July 2019

Dear Friends,

As I come towards the end of my time in Crosby Circuit, there are many thoughts flooding my mind.

The first is gratitude for so many people who with whom we have become friends as we have journeyed together. In each church in the circuit, we have found people who love the Lord and want to serve him, people who have encouraged us and given us hope and people who have grown in their own faith journey.

It is an act of great generosity to invite a complete stranger to care for something so precious as the church that you hold dear, and yet that is what Methodist people do in every act of stationing. I remember still the snowy day in January 2013 when Alison, Fiona and I ventured west to Crosby for the first time and were welcomed by members of the circuit, no doubt wondering who this probationer was that they were receiving. I am so grateful for the relationships that have developed since that day and for the many blessings we together have received.

My second thoughts are ones of hope. In each church, I have met people of faith who earnestly want the gospel to be spread to the community around. I have been deeply impressed by the spirituality that I have found, embracing a deep love for God and seeking him more. I have seen some people taking their first tentative steps into mission and others working strongly to overcome the challenges in reaching out to their community in love. I have seen and experienced the pastoral care that is evident in each church as our well-being allows.

I am thrilled to see Blundellsands seeking to come together with Crosby URC in what can only be a blessing going forward; also to see St. Mark’s striving to engage with their local community, carrying on the tradition of the last sixty years; to see Waterloo faithfully seeking new ways of being church in that community; watching Moor Lane finding imaginative means of reaching out into their locality and working other local churches; and Formby engaging in so many means of outreach and pastoral support.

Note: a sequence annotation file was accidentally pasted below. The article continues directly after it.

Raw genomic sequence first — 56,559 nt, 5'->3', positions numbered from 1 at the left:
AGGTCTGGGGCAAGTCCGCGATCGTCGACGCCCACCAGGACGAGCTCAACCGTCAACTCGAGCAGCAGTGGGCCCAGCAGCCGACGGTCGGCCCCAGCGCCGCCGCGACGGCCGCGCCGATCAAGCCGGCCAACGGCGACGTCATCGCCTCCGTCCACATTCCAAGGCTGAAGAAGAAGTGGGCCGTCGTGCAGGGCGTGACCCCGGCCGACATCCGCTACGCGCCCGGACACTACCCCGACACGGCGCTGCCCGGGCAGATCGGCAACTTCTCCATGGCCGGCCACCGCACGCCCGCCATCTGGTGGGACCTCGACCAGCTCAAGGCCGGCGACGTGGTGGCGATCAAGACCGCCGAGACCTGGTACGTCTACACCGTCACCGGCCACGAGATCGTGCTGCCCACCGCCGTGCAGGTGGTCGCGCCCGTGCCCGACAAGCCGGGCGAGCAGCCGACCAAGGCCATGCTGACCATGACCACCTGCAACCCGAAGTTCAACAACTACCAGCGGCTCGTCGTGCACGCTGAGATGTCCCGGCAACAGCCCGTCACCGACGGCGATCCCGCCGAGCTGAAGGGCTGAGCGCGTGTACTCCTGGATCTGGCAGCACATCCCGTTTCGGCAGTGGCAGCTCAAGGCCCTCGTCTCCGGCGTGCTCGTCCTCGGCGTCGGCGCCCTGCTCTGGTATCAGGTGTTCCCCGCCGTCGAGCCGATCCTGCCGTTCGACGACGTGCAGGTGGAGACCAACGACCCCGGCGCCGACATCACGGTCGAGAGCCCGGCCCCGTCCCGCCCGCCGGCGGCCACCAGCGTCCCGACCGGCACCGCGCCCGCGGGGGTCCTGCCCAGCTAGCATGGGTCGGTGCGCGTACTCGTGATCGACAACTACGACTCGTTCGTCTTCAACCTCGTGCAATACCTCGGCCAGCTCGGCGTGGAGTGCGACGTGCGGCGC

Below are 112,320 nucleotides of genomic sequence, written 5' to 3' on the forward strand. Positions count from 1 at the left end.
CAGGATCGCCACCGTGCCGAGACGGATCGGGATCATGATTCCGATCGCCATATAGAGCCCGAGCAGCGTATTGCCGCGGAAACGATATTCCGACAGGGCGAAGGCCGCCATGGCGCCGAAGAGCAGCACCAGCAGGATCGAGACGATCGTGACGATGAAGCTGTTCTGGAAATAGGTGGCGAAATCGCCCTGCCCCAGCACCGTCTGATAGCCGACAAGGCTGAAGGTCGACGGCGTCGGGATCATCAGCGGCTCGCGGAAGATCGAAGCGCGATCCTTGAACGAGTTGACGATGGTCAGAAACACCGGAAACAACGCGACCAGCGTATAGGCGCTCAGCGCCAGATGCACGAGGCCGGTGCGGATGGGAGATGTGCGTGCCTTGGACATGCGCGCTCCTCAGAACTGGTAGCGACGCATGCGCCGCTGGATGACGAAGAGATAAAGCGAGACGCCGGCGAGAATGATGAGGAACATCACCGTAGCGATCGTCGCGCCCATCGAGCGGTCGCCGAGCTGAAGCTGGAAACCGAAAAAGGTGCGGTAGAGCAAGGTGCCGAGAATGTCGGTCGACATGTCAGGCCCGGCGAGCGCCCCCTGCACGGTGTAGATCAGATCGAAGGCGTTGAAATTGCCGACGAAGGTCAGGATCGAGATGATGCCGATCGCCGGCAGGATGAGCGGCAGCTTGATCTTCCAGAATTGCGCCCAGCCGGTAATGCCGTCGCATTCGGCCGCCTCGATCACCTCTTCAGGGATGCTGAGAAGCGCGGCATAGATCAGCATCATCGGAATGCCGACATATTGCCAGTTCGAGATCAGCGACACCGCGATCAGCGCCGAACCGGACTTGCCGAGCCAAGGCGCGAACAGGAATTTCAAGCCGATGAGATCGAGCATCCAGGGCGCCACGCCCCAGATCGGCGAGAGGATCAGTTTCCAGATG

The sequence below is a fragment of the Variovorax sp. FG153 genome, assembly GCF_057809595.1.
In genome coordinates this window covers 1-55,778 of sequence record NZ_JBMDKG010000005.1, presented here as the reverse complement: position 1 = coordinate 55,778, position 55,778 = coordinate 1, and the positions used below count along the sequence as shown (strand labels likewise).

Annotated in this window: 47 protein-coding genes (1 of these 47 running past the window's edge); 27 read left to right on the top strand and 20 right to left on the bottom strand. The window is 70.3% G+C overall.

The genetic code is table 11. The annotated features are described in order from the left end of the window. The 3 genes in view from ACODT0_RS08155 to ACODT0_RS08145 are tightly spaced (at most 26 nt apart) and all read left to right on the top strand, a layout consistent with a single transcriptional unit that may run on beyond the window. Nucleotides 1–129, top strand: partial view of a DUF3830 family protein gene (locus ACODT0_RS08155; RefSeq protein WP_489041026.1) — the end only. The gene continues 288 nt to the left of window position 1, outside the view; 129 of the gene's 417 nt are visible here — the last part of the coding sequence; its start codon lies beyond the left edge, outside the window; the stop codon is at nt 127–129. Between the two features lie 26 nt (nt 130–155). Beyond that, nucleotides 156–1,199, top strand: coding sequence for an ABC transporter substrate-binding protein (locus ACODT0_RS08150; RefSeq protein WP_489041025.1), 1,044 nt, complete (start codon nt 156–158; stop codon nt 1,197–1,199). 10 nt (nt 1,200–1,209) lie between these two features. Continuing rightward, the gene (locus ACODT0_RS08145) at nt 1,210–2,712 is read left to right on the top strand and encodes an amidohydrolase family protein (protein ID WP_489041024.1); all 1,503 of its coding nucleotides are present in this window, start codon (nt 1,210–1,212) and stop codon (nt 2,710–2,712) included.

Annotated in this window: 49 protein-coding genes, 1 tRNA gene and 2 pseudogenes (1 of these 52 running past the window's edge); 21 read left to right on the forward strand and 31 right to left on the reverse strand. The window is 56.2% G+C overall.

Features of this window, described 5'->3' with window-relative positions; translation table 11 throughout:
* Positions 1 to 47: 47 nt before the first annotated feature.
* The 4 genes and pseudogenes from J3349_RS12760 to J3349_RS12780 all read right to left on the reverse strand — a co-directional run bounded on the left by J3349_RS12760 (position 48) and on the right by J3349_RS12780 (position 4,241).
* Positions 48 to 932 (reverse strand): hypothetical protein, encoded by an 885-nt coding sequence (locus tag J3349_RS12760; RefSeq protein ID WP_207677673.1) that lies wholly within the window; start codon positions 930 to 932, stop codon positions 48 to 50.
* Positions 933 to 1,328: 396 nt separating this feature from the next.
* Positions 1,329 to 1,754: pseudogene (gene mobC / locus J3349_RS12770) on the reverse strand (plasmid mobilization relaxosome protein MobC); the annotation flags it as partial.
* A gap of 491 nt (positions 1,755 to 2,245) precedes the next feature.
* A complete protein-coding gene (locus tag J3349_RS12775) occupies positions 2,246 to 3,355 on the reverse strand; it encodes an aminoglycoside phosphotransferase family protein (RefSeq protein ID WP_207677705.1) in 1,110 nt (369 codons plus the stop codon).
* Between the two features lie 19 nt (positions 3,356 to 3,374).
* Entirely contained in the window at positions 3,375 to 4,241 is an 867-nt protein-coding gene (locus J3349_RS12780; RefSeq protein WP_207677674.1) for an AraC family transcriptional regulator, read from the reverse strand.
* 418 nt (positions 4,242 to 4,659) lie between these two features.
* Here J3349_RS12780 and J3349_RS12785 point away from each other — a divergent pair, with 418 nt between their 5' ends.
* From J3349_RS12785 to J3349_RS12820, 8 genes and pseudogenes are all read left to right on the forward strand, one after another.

That doesn’t mean that we can rest on our laurels. The challenges ahead are severe and will call on all our strength, resolve and faith. I urge you therefore to do more, to work with those whom God brings alongside you, both in the church and outside.

Jesus often used parables and similes in thinking about things, and I find it helpful to draw parallels from other sources. Paul talks about running the race, but in Methodism, this is a relay race. I received the baton from John and from Terry, and I hand it over to Karen when she comes. The analogy is not quite right, however, for I move to start another race in Bury and you are still running this race here. Perhaps, a better analogy would be the triathlon, swimming, cycling and then running. Having completed one section, we still have another section still to start. Again, it doesn’t quite work for these are individual sports, and we are called to work together. Imagine, therefore, a relay three-legged race where for each part of the race, we are joined together with another partner and must work together to cross the line. It takes effort, cooperation, give and take, understanding, love and encouragement to find the best way of going forwards. I hope and pray that you will offer Karen and her family all these when she comes.

Above all, invite God to be God in all this. When all is said and done, he can do far more than we can, if we will only let him. Someone once said that church is finding out what God is doing and joining in.

I leave you with Paul’s great doxology from his letter to the Ephesians:

Now to him who is able to do immeasurably more than all we ask or imagine, according to his power that is at work within us, to him be glory in the church and in Christ Jesus throughout all generations, for ever and ever! Amen.

With love and prayers for you all,

David